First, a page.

Taking this into account and speaking from the point of view of usability I would answer your questions the following way:

1) What makes them popular is usability, flexibility in implementation, a good number of research centers and institutions that keep making newer and more adaptable gaussian based procedures for several different fields (particularly in geosciences, GIS included).

2) The main advantages are, as mentioned before, usability and flexibility from my point of view. If it's easy to manipulate and easy to use you just do it. There are no particular features in gaussian processes that are not reproducible in other methodologies (statistics or otherwise).

3) They are used when you need to include more information into your model than just the data (information such has space wise relations, statistical distributions, and so on...). I can assure that if you have lot's of data with an isotropic behavior using kriging is a waste of time. You can get the same results using any other method that by requiring less information, its faster to run.

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  • $\begingroup$ And when is another model a better choice? $\endgroup$
    – Ben
    Sep 2 '19 at 14:28
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    $\begingroup$ @Ben It will always depend on the case study. Kriging, or Kriging based methods, have a high computation cost (so, not fast). For example, modern 4k (or more) TVs use interpolation methods to try and improve content that was made for smaller resolutions. This implies that it needs to perform this operation fast and without user intervention (which a covariance model would require). If I were to solve this particular problem I would avoid Kriging altogether. Moreover some phenomena is pattern based, or has a discrete variable, or can be reduced to formula (FEM, for example), etc... $\endgroup$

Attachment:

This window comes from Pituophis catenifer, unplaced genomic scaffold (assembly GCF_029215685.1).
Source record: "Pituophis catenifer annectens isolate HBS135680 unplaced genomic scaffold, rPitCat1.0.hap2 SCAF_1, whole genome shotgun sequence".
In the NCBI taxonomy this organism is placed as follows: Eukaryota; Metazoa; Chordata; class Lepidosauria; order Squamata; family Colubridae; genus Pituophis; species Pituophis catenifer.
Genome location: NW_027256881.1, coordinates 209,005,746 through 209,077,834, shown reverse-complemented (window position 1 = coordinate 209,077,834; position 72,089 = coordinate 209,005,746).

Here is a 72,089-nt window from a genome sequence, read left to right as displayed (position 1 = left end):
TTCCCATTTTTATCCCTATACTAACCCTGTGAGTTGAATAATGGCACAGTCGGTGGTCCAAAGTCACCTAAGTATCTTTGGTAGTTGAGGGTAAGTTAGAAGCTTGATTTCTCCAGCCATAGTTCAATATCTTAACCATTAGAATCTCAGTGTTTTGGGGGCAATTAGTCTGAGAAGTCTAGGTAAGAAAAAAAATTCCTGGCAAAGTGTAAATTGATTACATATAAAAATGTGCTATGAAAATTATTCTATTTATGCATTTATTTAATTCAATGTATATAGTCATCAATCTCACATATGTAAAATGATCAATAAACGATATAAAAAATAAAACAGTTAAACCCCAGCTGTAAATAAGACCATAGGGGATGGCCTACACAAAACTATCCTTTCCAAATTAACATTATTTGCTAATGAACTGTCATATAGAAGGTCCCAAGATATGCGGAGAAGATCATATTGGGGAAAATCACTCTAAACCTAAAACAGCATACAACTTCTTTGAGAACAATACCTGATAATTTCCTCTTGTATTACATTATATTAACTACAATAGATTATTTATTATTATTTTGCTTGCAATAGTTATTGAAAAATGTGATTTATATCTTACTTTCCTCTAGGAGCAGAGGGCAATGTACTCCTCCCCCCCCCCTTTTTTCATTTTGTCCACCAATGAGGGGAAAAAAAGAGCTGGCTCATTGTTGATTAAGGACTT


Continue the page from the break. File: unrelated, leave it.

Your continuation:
– armatita
    Sep 2 '19 at 20:37
  • $\begingroup$ And when speed isn't important? $\endgroup$
    – Ben
    Sep 3 '19 at 9:31
  • $\begingroup$ @Ben Speed is less important if your result does not need to be immediate. Subsurface modeling, weather prediction, and bunch of operations within the GIS sciences are just a few examples. Another is the one presented in the answer (seismic inversion). $\endgroup$
    – armatita
    Sep 3 '19 at 11:08
  • $\begingroup$ Sorry, didn't get that. Neither computational nor result speed matters, what are disadvantages of a GP? Or in other words: Shouldn't it be used much more often? $\endgroup$
    – Ben
    Sep 3 '19 at 11:33
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For engineers it is important:

  • to have confidence intervals for predictions
  • to interpolate training data
  • to have smooth and nonlinear models
  • use obtained regression models for adaptive design of experiments and optimization

Gaussian processes meet all these requirements.

Moreover, often engineering and geostatistics data sets are not that big or have specific grid structure allowing fast inference.

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    $\begingroup$ Thank you for your comment . It seems due to their bayesian interpretation gaussian process models can have good uncertainty quantification , however this is also possible in parametric regression . I am looking for a technical approach that can explain the set of statistical advantages $\endgroup$
    – Wis
    Apr 13 '16 at 20:54
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The Advantages of Gaussian Model.

Gaussian PDF only depends on its 1st-order and 2nd-order moments. A wide-sense stationary Gaussian process is also a strict-sense stationary process and vice versa.

Gaussian PDFs can model the distribution of many processes including some important classes of signals and noise. The sum of many independent random processes has a Gaussian distribution (central limit theorem).

Non-Gaussian processes can be approximated by a weighted combination (i.e. a mixture) of a number of Gaussian pdfs of appropriate means and variances.

Optimal estimation methods based on Gaussian models often result in linear and mathematically tractable solutions.